Fire Jay Powell Immediately: The Overwhelming Proof For The Collateral Case

The Federal Reserve conducts reverse repo operations (RRP) daily and has for more than half a decade. These are very different from the “liquidity” operations the central bank has been deploying since last year’s rumble in the repo market; the latter merely mimic a repo transaction and are intended to push bank reserves the Fed creates on the spot out into the Primary Dealer network.

reverse repo, as the name implies, is the reverse of that transaction. Its purpose, therefore, is not bank reserve-type liquidity but to establish a floor for depository institutions. Those who are cash-rich have the option of “lending” that cash to the Fed receiving in return SOMA holdings as collateral.

Given that option, who in their right mind would ever lend into money markets at a rate less than the RRP? That’s the floor. As far as risk goes, you’re never going to do better than lending cash to the central bank on pristine collateral.

This goes for money markets and money equivalents alike. A 4-week T-bill, for instance, is a money equivalent in this sense. Why would anyone lend to the US government at a return less than what they would get at the RRP? These are near equivalent transactions; in the former you are left holding a 4-week bill while in the latter you’ve received government debt as collateral.

And if the RRP is set to zero, as it is now, you’d have to be crazy to hold anything at a negative yield. Especially short-term bills. Why bother paying the federal government to borrow from you when, if you have the cash, you can just go over the to Fed and at least park that cash safely collateralized at zero.

Negative bill yields are further clarifying and demonstrating the usefulness of those instruments beyond any investment or carry trade function. They have a separate utility that is, at times, of enormous value. Financial counterparties during those times are willing to pay a penalty, either the negative yield or the opportunity cost of not using the RRP, this week both, in order to secure and hold on to bills.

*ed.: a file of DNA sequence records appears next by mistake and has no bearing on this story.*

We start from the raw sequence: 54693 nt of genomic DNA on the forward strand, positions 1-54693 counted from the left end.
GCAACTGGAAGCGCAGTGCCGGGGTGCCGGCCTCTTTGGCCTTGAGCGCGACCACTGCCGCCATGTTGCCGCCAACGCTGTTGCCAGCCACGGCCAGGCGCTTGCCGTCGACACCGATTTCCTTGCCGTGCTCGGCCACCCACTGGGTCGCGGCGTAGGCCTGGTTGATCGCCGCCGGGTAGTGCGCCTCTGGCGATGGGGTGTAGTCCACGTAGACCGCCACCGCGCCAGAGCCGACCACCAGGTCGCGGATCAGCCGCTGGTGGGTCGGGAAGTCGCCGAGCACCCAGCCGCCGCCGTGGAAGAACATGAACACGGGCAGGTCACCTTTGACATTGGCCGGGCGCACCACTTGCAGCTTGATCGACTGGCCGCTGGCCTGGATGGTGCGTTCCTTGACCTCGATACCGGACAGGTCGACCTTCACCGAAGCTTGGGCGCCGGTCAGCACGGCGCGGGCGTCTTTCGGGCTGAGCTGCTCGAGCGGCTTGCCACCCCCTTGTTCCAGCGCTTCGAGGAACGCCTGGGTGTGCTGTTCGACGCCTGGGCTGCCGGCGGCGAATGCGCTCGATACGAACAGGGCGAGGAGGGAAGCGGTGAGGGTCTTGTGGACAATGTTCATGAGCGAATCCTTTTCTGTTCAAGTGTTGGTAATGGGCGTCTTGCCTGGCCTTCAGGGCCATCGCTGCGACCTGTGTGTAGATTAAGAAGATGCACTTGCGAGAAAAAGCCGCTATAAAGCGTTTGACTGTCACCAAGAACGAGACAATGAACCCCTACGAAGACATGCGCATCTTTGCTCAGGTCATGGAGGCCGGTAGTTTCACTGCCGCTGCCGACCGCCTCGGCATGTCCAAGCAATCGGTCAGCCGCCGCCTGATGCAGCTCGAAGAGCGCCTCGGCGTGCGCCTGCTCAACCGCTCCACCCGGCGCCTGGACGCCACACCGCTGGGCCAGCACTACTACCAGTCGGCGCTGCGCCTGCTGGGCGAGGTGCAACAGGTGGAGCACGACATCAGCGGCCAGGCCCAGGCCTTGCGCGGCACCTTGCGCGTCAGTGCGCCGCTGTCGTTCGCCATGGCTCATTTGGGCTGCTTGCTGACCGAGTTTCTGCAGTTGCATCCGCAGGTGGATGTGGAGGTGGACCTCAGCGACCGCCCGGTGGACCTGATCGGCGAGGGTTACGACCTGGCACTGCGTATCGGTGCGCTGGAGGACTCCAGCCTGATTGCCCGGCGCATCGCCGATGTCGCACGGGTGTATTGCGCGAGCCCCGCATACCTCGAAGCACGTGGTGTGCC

I’m obviously talking about collateral for use in repo markets. T-bills are the most pristine of pristine collateral; always on-the-run therefore liquid beyond anything else, and containing very little interest rate let alone credit risk because of their short-term nature. It doesn’t get any better as far as any repo counterparty will ever be concerned.

Negative yields below the RRP cannot be anything else. And it’s just the starting point for the collateral case.

Before getting to the rest, we’ve documented the string of evidence pointing in that direction for longer than I care to remember. May 29, 2018, the “strong worldwide demand for safe assets” that first flattened and then ran over the yield curve, inverting and twisting that thing into a grotesque shape the implications of which only a central banker could misinterpret.

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Disclosure: This material has been distributed for informational purposes only. It is the opinion of the author and should not be considered as investment advice or a recommendation of any ...

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